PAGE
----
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SC4S Logging and Troubleshooting Resources

Helpful Linux and Container Commands

Linux service (systemd) commands

  • Check service status systemctl status sc4s
  • Start service systemctl start service
  • Stop service systemctl stop service
  • Restart service systemctl restart service
  • Enabling service at boot systemctl enable sc4s
  • Query the system journal journalctl -b -u sc4s

Container Commands

  • NOTE: All container commands below can be run with either runtime (podman or docker).

  • Container logs sudo podman> logs SC4S

  • Exec into SC4S container podman exec -it SC4S bash
  • Rebuilding SC4S volume
podman volume rm splunk-sc4s-var
podman volume create splunk-sc4s-var
  • Pull an image or a repository from a registry podman pull splunk:scs:latest
  • Remove unused data podman system prune
  • Load an image from a tar archive or STDIN podman load <tar>

Obtaining “On-the-wire” Raw Events

In almost all cases during development or troubleshooting, you will need to obtain samples of the messages exactly as they are received by SC4S. These “raw” events contain the full syslog message (including the <PRI> preamble) and differs from those that appear in Splunk after processing by sc4s and/or Splunk. This is the only way to determine if SC4S parsers and filters are operating correctly, as raw messages are needed for “playback” when testing. In addition, the community supporting SC4S will always first ask for raw samples (kind of like the way Splunk support always asks for “diags”) before any development or troubleshooting exercise.

Here are some options for obtaining raw logs for one or more sourcetypes:

  • Run tcpdump on the collection interface and display the results in ASCII. You will see events of the form
<165>1 2007-02-15T09:17:15.719Z router1 mgd 3046 UI_DBASE_LOGOUT_EVENT [junos@2636. username="user"] User 'user' exiting configuration mode

buried in the packet contents.

  • Set the variable SC4S_SOURCE_STORE_RAWMSG=yes in env_file and restart sc4s. This will store the raw message in a syslog-ng macro called RAWMSG and will be displayed in Splunk for all fallback messages. For most other sourcetypes, the RAWMSG is not displayed, but can be surfaced by changing the output template to one of the JSON variants (t_JSON_3164 or t_JSON_5424 depending on RFC message type). See SC4S metadata configuration for more details.

** IMPORTANT! Be sure to turn off the RAWMSG variable when you are finished, as it doubles the memory and disk requirements of sc4s. Do not use RAWMSG in production!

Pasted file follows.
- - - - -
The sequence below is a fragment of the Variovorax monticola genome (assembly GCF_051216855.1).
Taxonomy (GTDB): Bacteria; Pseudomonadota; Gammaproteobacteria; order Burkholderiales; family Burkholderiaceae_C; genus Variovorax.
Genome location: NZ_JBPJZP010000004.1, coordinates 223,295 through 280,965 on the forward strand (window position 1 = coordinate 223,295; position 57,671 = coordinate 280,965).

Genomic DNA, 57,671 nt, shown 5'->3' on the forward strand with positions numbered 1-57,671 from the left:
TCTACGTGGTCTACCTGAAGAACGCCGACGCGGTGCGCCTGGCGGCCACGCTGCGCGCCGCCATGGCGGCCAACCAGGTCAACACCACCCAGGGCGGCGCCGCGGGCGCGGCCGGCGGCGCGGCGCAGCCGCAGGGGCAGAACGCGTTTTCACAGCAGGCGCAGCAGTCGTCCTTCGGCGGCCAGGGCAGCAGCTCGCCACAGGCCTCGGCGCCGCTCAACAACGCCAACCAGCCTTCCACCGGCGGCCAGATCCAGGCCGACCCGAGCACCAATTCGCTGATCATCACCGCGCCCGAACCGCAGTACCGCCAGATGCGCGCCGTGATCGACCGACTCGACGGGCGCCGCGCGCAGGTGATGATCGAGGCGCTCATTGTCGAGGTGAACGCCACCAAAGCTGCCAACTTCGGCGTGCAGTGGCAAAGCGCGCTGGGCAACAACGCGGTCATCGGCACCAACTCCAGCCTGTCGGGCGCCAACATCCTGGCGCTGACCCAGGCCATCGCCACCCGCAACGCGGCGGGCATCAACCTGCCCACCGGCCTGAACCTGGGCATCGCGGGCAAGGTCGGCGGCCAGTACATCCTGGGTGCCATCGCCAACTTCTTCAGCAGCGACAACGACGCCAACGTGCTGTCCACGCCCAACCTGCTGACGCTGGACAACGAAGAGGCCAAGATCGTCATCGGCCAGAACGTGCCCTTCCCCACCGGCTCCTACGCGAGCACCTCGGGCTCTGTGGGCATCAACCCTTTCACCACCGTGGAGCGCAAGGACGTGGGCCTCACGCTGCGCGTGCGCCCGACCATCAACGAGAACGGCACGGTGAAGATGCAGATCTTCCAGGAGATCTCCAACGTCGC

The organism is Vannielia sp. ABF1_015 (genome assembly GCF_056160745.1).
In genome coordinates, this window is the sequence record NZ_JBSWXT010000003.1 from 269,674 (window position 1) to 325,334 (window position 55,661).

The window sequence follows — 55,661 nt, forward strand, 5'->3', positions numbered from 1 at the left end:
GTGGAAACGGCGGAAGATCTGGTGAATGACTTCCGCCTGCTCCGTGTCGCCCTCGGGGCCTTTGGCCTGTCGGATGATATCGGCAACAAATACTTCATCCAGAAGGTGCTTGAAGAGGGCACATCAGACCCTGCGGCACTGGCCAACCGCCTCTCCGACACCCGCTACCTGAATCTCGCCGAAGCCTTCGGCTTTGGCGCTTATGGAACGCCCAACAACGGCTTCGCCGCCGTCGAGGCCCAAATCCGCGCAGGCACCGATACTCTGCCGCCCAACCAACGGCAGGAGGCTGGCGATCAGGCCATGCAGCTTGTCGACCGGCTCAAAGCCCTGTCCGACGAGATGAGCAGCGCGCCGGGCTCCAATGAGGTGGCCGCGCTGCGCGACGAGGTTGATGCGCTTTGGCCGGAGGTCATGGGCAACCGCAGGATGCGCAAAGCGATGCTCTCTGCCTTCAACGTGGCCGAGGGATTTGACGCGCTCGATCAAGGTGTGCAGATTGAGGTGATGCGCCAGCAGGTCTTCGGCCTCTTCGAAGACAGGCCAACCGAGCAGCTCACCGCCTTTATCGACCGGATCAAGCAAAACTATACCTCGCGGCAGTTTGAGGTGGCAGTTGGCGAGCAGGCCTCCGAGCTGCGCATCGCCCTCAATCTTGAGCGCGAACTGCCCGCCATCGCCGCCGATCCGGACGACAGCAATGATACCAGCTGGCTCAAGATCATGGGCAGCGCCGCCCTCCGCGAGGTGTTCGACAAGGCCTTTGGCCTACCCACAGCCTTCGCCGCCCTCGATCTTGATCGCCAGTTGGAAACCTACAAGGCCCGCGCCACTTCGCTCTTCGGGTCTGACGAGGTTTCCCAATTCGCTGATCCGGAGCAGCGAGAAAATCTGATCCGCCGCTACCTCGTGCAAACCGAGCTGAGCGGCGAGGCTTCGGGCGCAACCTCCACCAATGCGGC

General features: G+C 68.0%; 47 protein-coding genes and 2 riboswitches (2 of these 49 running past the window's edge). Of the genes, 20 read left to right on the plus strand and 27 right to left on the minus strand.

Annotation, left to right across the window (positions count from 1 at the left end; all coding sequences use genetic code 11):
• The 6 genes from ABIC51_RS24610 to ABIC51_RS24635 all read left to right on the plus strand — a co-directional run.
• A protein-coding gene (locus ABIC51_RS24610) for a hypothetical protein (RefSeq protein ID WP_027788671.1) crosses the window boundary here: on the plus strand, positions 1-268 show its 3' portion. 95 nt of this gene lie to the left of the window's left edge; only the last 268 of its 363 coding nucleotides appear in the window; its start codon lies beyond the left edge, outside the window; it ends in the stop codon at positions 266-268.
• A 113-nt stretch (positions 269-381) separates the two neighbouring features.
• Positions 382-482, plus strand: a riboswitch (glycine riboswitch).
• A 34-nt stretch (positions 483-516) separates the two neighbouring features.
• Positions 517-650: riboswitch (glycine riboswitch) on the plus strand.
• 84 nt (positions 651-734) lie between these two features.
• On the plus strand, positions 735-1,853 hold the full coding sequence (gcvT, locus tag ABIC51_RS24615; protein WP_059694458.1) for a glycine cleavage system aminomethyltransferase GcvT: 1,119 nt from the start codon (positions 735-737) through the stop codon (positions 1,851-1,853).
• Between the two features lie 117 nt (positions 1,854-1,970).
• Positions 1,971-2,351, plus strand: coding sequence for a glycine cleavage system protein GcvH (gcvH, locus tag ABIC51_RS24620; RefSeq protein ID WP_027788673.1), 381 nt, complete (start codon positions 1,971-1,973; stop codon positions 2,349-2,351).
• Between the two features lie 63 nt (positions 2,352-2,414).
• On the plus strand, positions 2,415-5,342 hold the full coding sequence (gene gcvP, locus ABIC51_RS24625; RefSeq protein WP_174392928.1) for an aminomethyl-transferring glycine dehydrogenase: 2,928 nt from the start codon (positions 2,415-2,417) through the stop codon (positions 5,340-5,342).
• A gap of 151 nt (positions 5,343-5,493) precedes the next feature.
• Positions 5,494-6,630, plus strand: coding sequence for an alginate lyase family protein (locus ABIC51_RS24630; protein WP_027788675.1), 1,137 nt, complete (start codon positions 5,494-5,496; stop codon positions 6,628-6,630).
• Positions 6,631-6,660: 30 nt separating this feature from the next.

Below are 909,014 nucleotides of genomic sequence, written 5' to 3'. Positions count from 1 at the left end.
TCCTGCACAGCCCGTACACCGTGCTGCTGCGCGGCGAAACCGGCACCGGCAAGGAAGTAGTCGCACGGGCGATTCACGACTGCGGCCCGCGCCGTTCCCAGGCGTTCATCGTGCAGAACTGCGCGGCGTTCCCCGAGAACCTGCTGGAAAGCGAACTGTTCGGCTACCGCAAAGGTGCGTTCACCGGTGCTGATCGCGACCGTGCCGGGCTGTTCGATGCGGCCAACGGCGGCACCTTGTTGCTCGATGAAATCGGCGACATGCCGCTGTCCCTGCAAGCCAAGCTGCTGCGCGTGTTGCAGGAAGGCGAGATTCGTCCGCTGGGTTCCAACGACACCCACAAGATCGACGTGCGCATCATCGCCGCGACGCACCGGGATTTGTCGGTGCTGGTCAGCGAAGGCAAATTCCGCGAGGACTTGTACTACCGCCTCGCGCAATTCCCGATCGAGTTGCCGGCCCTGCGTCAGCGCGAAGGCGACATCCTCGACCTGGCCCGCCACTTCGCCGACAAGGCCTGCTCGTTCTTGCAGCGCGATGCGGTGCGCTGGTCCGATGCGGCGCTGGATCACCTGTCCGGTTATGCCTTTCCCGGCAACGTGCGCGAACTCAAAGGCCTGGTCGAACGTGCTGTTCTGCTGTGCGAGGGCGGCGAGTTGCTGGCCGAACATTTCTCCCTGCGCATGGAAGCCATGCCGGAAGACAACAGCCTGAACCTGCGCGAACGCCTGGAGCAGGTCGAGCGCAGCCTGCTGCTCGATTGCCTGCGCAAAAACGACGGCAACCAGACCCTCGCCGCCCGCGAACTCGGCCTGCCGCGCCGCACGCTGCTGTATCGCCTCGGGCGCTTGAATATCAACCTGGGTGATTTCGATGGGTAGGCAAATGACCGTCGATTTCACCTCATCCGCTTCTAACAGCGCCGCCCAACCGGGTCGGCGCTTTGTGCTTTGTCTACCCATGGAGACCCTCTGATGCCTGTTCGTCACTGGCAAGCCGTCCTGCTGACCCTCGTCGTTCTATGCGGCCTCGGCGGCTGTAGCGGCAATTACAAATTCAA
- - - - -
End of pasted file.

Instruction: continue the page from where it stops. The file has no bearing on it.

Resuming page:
• Lastly, you can enable the alternate destination d_rawmsg for one or more sourcetypes. This destination will write the raw messages to the container directory /var/syslog-ng/archive/rawmsg/<sourcetype> (which is typically mapped locally to /opt/sc4s/archive). Within this directory, the logs are organized by host and time. This method can be useful when raw samples are needed for events that partially parse (or parse into the wrong sourcetype) and the output template is not JSON (see above).

“exec” into the container (advanced)

You can confirm how the templating process created the actual syslog-ng config files that are in use by “exec’ing in” to the container and navigating the syslog-ng config filesystem directly. To do this, run

/usr/bin/podman exec -it SC4S /bin/bash

and navigate to /opt/syslog-ng/etc/ to see the actual config files in use. If you are adept with container operations and syslog-ng itself, you can modify files directly and reload syslog-ng with the command kill -1 1 in the container. You can also run the / script by hand (or a subset of it, such as everything but syslog-ng) and have complete control over the templating and underlying syslog-ng process. This is an advanced topic and futher help can be obtained via the github issue tracker and Slack channels.

Keeping a failed container running (even more advanced)

When debugging a configuration syntax issue at startup, it is often helpful to keep the container running after a syslog-ng startup failure. In order to facilitate troubleshooting and make “on the fly” syslog-ng configuration changes from within a running container, the container can be forced to remain running when syslog-ng fails to start (which normally terminates the container). This can be enabled by adding SC4S_DEBUG_CONTAINER=yes to the env_file. Use this capability in conjunction with “exec-ing” into the container described above.

  • NOTE: Do not attempt to enable the debug container mode while running out of systemd. Run the container manually from the CLI, as podman or docker commands will be required to start, stop, and optionally clean up cruft left behind by the debug process. Only when SC4S_DEBUG_CONTAINER is set to “no” (or completely unset) should systemd startup processing resume.